Today is December 27th, right between Christmas and New Year’s, that special time when everyone decides that the rules of eating which apply the rest of the year magically don’t count. It’s a week of indulgence, party after party, eating rich hors d’oeuvres and honeyed hams and piles and piles of cream-filled desserts. We drink, too. We have champagne, but also rum, and whiskey, and big glasses of egg nog — a beverage which reaches a level of richness that can only be described as “novelty.” It’s an endless parade of consumption and indulgence, all done with the vague promise that, come the first of the year, you will make up for it in some way.
People are going to diet. They’re going to hit the gym in disproportionate numbers in the first few days of January, and they’re going to watch every move they make for at least a week or so. Calories in, calories out. They’ll become an accountant of food and exercise, always looking at the bottom line. Have to get rid of those extra slices of cake and third glasses of wine. Have to repent for all of that nutritional sinning.
And in the interest of full disclosure, I’ve recently gotten back into working out. I was fairly dedicated to it through most of this year but, after a recent move, had let myself become sedentary. Though it didn’t start in the New Year, the line graph of my physical activity has recently taken a serious upswing. And I don’t believe that there’s anything wrong with recognizing that you are not moving your body enough and doing something about it, even if that realization happens to fall on the first of January. There will be more people in my gym that week, but I am happy to share the machines if they want to get fit.
What does disturb me, though, and always has, is the highly restricted eating that often goes along with the exercise. There is a huge range of ways to watch what you eat and make sure that you’re not consuming too much, some arguably more damaging than others, but the theme of “I am going to eat in this special, different way for a while so that I can achieve very specific goals” is a pretty universal one. Most people say “working out and eating right” as though it were a single word.
When I get back into fitness, my body tends to crave more healthy things, and I probably consume more vegetables and healthy proteins. But I never count calories, and I never put myself on any kind of formal diet. I did, many times over my life, each to the same dismal result. I would be very stringent on myself for a few weeks, maybe even a month or two, and then I would fall off the wagon with more vigor than I’d ever eaten before, longing for the things I used to enjoy and determined to reward myself for hard work with portion sizes that I normally would never be hungry for. My diet would deteriorate, in a pretty spectacular way, and so would my self-confidence over what I was capable of doing.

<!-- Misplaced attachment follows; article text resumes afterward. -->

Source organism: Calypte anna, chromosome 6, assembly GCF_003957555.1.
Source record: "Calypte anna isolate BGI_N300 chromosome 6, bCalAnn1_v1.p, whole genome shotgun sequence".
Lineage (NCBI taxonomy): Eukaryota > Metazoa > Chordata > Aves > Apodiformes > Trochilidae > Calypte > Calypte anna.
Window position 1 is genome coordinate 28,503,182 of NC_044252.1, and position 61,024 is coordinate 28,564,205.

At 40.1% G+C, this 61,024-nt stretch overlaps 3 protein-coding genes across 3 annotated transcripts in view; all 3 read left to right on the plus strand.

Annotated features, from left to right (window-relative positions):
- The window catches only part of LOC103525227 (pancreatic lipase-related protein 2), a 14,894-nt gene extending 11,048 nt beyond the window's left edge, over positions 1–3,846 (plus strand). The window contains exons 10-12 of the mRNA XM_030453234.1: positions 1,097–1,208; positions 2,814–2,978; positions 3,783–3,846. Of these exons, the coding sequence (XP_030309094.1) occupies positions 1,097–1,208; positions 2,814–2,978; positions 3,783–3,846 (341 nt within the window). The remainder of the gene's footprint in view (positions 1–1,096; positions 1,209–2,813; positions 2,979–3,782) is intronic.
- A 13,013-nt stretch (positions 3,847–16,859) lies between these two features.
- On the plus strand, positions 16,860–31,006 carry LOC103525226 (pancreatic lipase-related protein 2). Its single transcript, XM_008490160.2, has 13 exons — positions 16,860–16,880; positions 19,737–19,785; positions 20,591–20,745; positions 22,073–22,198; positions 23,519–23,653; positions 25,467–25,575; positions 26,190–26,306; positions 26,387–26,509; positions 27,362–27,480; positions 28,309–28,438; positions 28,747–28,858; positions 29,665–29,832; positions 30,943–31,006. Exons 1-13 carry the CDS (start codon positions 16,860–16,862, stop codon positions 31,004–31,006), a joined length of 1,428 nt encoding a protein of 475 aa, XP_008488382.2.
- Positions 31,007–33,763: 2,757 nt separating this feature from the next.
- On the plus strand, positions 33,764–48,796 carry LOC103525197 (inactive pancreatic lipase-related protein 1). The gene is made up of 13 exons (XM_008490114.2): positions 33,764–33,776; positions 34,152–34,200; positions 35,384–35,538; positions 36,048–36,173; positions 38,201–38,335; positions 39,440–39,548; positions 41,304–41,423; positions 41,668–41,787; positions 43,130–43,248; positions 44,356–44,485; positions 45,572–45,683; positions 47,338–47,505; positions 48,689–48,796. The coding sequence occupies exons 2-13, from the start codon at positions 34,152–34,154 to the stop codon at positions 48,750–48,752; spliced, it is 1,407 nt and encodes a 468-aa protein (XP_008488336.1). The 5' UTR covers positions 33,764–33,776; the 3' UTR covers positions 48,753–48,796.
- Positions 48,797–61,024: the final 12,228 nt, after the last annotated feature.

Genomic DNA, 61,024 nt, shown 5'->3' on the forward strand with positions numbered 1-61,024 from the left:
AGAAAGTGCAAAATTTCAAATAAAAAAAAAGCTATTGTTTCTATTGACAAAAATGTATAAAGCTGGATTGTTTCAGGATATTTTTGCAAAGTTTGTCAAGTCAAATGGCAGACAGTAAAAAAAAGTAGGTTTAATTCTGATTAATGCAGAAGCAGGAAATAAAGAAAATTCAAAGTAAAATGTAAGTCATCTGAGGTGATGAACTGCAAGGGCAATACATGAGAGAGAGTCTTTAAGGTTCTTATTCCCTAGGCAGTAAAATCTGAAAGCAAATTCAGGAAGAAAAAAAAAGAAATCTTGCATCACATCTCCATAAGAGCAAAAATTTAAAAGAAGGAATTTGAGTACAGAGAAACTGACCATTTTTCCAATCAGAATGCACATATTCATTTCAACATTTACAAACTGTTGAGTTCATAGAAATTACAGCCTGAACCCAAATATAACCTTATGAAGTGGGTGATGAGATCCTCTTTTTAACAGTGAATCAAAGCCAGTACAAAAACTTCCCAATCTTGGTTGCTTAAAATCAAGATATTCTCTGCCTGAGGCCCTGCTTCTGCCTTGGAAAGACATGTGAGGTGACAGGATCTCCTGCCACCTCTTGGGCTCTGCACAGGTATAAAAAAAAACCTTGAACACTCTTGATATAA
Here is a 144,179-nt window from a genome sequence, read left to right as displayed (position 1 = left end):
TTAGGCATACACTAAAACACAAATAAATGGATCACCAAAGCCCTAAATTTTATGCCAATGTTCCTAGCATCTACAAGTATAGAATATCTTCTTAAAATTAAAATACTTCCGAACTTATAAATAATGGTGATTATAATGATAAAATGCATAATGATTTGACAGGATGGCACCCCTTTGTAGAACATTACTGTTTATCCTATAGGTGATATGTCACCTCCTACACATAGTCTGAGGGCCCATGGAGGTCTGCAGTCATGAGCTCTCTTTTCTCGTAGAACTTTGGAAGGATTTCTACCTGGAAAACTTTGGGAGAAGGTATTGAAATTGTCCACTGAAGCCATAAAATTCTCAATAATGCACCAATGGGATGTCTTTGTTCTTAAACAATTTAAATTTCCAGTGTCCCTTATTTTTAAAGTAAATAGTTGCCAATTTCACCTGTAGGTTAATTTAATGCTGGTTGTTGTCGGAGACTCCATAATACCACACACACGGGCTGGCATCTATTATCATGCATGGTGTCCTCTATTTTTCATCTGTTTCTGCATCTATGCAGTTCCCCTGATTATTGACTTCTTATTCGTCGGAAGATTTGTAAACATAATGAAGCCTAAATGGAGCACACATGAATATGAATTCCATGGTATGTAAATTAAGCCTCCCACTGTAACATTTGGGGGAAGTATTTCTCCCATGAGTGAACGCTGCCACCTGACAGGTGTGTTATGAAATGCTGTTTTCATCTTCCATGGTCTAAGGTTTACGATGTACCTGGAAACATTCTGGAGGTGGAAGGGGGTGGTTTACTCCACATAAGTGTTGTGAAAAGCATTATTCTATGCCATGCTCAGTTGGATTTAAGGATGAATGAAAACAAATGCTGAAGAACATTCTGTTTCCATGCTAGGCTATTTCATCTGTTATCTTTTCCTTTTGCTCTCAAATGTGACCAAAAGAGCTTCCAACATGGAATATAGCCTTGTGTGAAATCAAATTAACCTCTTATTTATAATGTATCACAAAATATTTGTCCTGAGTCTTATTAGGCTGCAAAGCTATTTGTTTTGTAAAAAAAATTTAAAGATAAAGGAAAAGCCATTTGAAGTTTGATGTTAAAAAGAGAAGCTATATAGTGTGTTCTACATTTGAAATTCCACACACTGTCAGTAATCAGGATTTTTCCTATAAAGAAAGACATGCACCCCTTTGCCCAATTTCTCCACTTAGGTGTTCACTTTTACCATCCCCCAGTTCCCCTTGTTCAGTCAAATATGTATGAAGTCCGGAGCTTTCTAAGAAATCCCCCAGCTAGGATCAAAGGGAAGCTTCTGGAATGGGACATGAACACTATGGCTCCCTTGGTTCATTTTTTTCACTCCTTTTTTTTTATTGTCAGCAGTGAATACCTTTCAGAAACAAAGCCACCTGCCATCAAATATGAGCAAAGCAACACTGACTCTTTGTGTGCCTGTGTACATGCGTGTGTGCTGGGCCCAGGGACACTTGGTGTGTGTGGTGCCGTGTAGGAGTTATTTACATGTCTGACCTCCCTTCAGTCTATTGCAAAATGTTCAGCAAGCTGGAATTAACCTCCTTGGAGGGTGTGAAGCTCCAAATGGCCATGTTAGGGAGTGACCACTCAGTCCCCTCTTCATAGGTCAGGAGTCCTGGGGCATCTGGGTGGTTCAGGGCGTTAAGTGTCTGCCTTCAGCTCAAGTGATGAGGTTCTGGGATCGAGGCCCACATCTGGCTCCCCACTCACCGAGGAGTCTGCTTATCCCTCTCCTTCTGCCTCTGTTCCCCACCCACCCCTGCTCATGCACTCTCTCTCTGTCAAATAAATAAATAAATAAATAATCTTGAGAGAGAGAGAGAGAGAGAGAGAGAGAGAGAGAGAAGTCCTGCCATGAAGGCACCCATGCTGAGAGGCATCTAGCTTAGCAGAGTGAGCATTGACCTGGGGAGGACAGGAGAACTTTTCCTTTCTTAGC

For me, physical activity is essential, and something I truly miss in my life when I’m not engaging in it. It may burn in the moment, but its effects are vital and go a long way to assuaging the various aches and pains and fatigues that come with a life spent sitting at a desk. But dieting is different, because it takes something that we do already and contorts it into a very specific system that is not meant to endure. Even the word “diet” implies that it is temporary, something that is meant to serve a purpose and which you can’t sustain.
If there are things we should do to eat better, it is cooking as often as possible. Watching what goes into your food and learning how to make it taste just as good without all of the superfluous oils or preservatives that we’re used to consuming. We can stack our plates high with vegetables and whole grains and lean proteins, and eat the things that our body needs first. We can drink big glasses of water and cups of tea throughout the day, and learn to stop confusing thirst for hunger simply because we’re used to having food so accessible. We can stop shopping at gas stations out of convenience, and pack with us some good things when we head off to work or school. We can eat better without ever even thinking the word “diet,” and we can do it in a way that lasts a lifetime.
There is immediate victory in dieting, beating your daily calorie count and watching the scale tick downwards. But it’s also a life of deep dissatisfaction, thinking of all the things you can’t have, wondering why the cookies you used to enjoy with a movie are suddenly filled with so much moral weight. There are ways to live as a friend and ally of food, and part of that begins with accepting that it is a beautiful, necessary, enjoyable part of life. Getting fit and moving around are not intricately linked with restricted eating, and one can have a productive day at the gym that ends with a bowl of your mom’s spaghetti with meatballs. Taking care of yourself is essential, and giving your body the nutrition it needs a foundation of healthy life, but that life — even if it’s healthy — is simply too short to be on a diet.